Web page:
in a celestial soil like dust that we are

and ends with:

for good cheer brave hearts never in vain as under
starry skies commit acts of stupendous cocky turpitude.

The first of these is a bitter and sarcastic quote of what the clergy say about warfare whilst the second undermines the lyrical description of our soldiers with the last three words, especially ‘cocky’ which is almost anti-poetic.

I’m ready to concede that Prynne is a special case in all kinds of ways and that the above two examples (ruptures which are intended to take our breath away) can be seen as attacks on Herbert’s false hair but I wonder whether their cleverness can be seen as part of the winding stair. Prynne does all kinds of winding stairs, he does radical ambiguity, he does secondary and tertiary meanings, he does obscure references all of which might appear at variance with his desire to say how things are.

Poetry made with false hair.

I’m guessing that this extract from Simon Jarvis’ F0 is what Herbert had in mind:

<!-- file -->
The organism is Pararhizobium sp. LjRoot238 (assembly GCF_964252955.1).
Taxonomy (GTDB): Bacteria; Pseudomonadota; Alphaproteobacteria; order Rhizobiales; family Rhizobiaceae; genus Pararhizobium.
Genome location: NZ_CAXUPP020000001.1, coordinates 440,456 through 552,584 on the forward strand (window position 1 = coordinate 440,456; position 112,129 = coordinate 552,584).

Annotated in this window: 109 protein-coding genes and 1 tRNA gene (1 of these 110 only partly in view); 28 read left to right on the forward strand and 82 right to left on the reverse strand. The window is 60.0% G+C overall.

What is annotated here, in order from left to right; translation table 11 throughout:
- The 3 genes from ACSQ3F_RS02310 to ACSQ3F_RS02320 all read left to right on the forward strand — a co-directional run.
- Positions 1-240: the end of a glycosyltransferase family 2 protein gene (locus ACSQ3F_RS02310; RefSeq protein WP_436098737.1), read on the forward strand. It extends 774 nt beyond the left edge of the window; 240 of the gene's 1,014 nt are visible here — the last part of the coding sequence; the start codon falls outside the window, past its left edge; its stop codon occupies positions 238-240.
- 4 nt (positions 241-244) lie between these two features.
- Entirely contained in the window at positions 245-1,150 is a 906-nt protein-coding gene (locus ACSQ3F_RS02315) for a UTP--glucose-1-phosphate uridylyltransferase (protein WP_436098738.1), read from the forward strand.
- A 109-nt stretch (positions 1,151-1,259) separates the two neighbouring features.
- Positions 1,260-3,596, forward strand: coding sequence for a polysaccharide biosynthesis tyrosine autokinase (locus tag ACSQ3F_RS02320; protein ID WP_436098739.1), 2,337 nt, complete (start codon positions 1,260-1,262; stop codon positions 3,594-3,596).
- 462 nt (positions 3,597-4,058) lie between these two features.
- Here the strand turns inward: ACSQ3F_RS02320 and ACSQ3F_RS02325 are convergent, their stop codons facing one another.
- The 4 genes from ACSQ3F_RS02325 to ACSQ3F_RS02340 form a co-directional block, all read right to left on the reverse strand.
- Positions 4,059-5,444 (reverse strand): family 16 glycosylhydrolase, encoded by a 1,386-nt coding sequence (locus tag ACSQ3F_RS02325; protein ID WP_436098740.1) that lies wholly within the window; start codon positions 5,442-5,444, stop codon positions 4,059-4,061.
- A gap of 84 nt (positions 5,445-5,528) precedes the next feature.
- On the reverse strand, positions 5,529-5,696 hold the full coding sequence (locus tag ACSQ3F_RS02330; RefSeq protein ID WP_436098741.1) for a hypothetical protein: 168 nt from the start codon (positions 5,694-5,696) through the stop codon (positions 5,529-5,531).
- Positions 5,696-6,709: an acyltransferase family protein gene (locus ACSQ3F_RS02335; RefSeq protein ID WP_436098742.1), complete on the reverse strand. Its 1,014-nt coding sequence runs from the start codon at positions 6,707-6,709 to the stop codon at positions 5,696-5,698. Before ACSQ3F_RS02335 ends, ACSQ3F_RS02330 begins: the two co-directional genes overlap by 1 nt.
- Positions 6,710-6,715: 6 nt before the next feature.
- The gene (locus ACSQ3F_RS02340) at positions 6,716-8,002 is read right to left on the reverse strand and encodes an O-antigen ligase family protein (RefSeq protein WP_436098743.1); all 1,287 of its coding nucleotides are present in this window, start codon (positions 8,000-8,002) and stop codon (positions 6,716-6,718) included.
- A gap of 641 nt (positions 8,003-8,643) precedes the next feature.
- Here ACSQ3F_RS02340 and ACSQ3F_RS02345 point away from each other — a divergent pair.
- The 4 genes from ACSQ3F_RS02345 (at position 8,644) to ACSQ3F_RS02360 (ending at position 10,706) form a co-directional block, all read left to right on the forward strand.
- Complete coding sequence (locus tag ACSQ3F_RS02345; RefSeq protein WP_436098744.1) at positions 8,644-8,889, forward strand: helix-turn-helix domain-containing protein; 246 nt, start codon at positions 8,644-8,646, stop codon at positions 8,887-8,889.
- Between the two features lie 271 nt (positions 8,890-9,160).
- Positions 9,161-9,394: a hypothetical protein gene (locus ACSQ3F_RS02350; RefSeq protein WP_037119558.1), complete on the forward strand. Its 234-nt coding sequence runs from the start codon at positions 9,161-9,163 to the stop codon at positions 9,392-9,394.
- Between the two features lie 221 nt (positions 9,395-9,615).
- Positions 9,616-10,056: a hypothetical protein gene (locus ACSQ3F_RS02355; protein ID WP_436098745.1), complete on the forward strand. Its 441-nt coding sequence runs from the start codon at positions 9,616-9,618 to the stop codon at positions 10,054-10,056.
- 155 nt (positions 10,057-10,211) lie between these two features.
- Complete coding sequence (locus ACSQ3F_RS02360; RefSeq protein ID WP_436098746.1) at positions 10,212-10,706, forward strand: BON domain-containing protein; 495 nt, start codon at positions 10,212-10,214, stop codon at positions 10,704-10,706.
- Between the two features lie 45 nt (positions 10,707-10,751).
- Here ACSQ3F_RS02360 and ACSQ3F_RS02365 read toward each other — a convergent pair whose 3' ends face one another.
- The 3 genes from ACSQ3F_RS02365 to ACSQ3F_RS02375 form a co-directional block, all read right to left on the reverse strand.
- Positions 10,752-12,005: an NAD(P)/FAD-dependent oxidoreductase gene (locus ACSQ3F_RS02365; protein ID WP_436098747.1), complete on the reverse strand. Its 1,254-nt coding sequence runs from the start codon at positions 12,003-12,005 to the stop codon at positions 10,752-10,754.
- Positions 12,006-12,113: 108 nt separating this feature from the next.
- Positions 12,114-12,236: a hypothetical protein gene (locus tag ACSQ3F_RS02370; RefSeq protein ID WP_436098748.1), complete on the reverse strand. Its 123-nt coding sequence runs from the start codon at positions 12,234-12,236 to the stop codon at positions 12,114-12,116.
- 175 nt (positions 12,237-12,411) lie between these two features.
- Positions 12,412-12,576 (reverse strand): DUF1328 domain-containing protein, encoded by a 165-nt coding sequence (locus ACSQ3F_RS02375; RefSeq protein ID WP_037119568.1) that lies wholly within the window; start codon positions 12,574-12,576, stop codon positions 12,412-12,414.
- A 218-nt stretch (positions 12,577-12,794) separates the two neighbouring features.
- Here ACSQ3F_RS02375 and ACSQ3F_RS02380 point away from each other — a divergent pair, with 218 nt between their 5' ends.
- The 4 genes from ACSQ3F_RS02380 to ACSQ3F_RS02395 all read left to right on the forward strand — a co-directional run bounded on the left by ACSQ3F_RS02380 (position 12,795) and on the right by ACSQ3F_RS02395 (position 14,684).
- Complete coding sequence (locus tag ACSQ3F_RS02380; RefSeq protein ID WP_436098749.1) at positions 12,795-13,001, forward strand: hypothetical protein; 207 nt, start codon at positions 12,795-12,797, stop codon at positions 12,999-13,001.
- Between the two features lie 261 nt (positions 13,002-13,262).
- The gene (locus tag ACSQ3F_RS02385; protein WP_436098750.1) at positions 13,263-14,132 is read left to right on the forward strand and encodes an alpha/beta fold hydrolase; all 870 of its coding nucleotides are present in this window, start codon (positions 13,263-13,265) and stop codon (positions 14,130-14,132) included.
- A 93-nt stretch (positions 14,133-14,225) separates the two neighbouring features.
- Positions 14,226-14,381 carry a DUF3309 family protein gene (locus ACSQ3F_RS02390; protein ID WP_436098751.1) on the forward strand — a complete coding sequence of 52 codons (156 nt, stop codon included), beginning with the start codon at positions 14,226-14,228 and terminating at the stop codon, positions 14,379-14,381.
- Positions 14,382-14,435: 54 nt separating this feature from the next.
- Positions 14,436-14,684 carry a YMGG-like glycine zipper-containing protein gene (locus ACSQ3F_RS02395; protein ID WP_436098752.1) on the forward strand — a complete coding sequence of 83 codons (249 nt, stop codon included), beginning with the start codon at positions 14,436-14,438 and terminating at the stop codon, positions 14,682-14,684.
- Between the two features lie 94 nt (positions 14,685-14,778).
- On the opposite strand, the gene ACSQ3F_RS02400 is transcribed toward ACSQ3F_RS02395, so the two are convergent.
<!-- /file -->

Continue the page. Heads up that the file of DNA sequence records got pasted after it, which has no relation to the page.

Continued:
The grey shades fall across the lintel and the steppes of lack still roll their perfect carpet out
Not like something upon which it is death to tread rather like some death which we are to be and to tread.
The sun is still felt to go down as this planet spins over it
No less lit when it turns away
Than is this inside
No darker or lighter than a thought.

There’s the poetic twists of the first line (‘shades fall’, steppes of lack’) followed by the repetition ruse in the second and the mannered syntax and distorted perspective of the last four. I speak as fan of Jarvis and consider him to be one of our most accomplished poets but I think this, by being too poetic, is the kind of thing that gives poetry a bad name.

On this theme, it is widely acknowledged that nobody does the English landscape as well as Geoffrey Hill, this is conceded even by those who dislike the rest of his output. It is therefore of some note that Hill is at his most poetic (and playing with false hairs) in this particular mode. This is the beginning of “In Ipsley Church Lane 2”: